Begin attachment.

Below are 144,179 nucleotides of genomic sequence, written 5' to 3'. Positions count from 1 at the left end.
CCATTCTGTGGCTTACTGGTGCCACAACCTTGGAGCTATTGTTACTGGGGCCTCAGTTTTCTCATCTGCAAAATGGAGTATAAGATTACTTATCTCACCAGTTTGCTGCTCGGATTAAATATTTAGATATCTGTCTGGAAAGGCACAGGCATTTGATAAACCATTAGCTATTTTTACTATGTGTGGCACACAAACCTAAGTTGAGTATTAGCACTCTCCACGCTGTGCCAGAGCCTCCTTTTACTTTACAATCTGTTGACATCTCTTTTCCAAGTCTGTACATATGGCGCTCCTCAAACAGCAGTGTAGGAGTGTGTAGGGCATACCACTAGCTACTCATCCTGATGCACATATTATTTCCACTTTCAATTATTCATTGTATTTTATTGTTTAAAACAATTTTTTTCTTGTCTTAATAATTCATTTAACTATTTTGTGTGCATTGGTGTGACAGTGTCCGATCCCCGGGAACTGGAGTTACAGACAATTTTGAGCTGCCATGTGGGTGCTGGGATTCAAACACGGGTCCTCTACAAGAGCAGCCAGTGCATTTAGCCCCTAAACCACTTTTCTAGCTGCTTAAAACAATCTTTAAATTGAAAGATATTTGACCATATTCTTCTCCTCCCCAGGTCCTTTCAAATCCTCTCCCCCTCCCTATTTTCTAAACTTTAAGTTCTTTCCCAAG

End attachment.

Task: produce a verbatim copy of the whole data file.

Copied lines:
Below are 144,179 nucleotides of genomic sequence, written 5' to 3'. Positions count from 1 at the left end.
CCATTCTGTGGCTTACTGGTGCCACAACCTTGGAGCTATTGTTACTGGGGCCTCAGTTTTCTCATCTGCAAAATGGAGTATAAGATTACTTATCTCACCAGTTTGCTGCTCGGATTAAATATTTAGATATCTGTCTGGAAAGGCACAGGCATTTGATAAACCATTAGCTATTTTTACTATGTGTGGCACACAAACCTAAGTTGAGTATTAGCACTCTCCACGCTGTGCCAGAGCCTCCTTTTACTTTACAATCTGTTGACATCTCTTTTCCAAGTCTGTACATATGGCGCTCCTCAAACAGCAGTGTAGGAGTGTGTAGGGCATACCACTAGCTACTCATCCTGATGCACATATTATTTCCACTTTCAATTATTCATTGTATTTTATTGTTTAAAACAATTTTTTTCTTGTCTTAATAATTCATTTAACTATTTTGTGTGCATTGGTGTGACAGTGTCCGATCCCCGGGAACTGGAGTTACAGACAATTTTGAGCTGCCATGTGGGTGCTGGGATTCAAACACGGGTCCTCTACAAGAGCAGCCAGTGCATTTAGCCCCTAAACCACTTTTCTAGCTGCTTAAAACAATCTTTAAATTGAAAGATATTTGACCATATTCTTCTCCTCCCCAGGTCCTTTCAAATCCTCTCCCCCTCCCTATTTTCTAAACTTTAAGTTCTTTCCCAAG